“You know the plot, of course. It’s perfect for ONB,” she said projecting her voice theatrically. She summarized the story pausing to point out adaptations for our annual meeting. “Everyone will love it!”
“I’ve got actors in mind to play the roles of the Music Man and an ONB spokesman. I also dubbed ‘Birmingham, Alabama’ for ‘Gary, Indiana; Gary, Indiana…’ She sang a few bars. “Are you with me?”
“Bravo,” cried Geoff. “I love it.”
As eyes turned to me, I said, “This is our annual meeting, our best chance to showcase progress downtown and let our members know the impact their dues are making. We’re not just entertaining them.”
“Your past annual meetings have been so boring that half are asleep and the other half are not listening. I guarantee that no one will sleep through this show,” said Cathy.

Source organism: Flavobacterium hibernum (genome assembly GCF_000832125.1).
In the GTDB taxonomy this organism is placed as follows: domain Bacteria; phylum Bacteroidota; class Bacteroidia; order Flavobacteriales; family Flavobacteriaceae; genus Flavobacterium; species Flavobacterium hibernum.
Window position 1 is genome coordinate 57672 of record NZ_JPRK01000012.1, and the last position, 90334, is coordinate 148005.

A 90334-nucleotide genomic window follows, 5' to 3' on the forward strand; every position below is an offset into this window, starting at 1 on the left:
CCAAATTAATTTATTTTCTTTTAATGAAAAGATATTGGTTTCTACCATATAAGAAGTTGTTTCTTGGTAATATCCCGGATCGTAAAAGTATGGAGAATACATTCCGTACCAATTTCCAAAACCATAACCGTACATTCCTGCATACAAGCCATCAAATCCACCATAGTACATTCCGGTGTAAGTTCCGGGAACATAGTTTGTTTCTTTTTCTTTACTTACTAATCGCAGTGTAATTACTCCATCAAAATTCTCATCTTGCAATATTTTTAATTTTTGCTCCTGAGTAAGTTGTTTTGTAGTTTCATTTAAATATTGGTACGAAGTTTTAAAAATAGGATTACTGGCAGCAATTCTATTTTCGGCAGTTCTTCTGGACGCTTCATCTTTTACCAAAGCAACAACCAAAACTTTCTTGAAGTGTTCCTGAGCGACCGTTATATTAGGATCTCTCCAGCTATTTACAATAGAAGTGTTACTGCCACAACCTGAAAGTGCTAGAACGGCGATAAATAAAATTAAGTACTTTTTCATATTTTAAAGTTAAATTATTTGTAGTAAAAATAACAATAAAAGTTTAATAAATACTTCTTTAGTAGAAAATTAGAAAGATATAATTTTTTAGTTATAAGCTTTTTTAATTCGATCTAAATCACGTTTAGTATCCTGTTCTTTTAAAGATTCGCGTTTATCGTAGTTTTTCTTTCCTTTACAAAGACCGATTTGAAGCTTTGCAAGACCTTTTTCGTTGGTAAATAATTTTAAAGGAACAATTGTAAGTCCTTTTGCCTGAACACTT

“Your message can be loud and clear as part of the show,” Geoff said to me.
“When you show the Music Man that we’ve got Progress with a capital P, you’ll be speaking to your members. And they’ll be awake,” said Cathy. I looked at David for his reaction?
“It could work. I’m not sure we need two actors. I’ve been playing the role of ONB chairman all year. It’s a bit part and I think I can do it on the stage.”
“We’ll let you audition, David,” said Cathy with a wink.
“Good. I like the whole idea. If we’re going to ask our members to pay the regular ticket price for a hot dog, maybe we’d better entertain them. It’s scary, but I’m in.”
“Do we have to take this to the Board?” I asked David.
“Let’s just tell them we’ve committed to do our meeting at the Alabama with some entertainment. If we ask, they’ll hem and haw, ask about liability insurance, and talk it to death. Cathy, give us a budget.”